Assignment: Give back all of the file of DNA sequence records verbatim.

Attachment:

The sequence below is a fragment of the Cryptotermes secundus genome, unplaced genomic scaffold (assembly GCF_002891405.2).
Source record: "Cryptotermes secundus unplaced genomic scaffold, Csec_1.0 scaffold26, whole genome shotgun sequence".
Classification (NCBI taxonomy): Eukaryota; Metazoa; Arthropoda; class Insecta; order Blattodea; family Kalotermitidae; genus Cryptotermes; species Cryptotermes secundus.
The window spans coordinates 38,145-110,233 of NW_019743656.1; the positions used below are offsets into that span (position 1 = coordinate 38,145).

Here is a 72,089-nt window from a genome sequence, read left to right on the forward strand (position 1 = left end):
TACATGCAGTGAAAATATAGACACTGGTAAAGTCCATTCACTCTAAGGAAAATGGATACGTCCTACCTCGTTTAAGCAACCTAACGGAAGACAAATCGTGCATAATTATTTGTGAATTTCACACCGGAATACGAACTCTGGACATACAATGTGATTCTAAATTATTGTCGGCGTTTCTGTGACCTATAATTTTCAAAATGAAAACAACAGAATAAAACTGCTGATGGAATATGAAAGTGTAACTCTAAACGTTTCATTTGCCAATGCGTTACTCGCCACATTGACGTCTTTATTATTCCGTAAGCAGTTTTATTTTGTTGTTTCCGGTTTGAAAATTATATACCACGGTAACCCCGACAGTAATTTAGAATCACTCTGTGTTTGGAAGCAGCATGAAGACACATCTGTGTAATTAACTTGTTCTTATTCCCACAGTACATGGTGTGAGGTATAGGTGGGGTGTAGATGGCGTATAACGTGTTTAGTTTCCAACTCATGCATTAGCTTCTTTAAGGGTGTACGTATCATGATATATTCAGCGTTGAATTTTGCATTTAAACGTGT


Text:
The sequence below is a fragment of the Cryptotermes secundus genome, unplaced genomic scaffold (assembly GCF_002891405.2).
Source record: "Cryptotermes secundus unplaced genomic scaffold, Csec_1.0 scaffold26, whole genome shotgun sequence".
Classification (NCBI taxonomy): Eukaryota; Metazoa; Arthropoda; class Insecta; order Blattodea; family Kalotermitidae; genus Cryptotermes; species Cryptotermes secundus.
The window spans coordinates 38,145-110,233 of NW_019743656.1; the positions used below are offsets into that span (position 1 = coordinate 38,145).

Here is a 72,089-nt window from a genome sequence, read left to right on the forward strand (position 1 = left end):
TACATGCAGTGAAAATATAGACACTGGTAAAGTCCATTCACTCTAAGGAAAATGGATACGTCCTACCTCGTTTAAGCAACCTAACGGAAGACAAATCGTGCATAATTATTTGTGAATTTCACACCGGAATACGAACTCTGGACATACAATGTGATTCTAAATTATTGTCGGCGTTTCTGTGACCTATAATTTTCAAAATGAAAACAACAGAATAAAACTGCTGATGGAATATGAAAGTGTAACTCTAAACGTTTCATTTGCCAATGCGTTACTCGCCACATTGACGTCTTTATTATTCCGTAAGCAGTTTTATTTTGTTGTTTCCGGTTTGAAAATTATATACCACGGTAACCCCGACAGTAATTTAGAATCACTCTGTGTTTGGAAGCAGCATGAAGACACATCTGTGTAATTAACTTGTTCTTATTCCCACAGTACATGGTGTGAGGTATAGGTGGGGTGTAGATGGCGTATAACGTGTTTAGTTTCCAACTCATGCATTAGCTTCTTTAAGGGTGTACGTATCATGATATATTCAGCGTTGAATTTTGCATTTAAACGTGT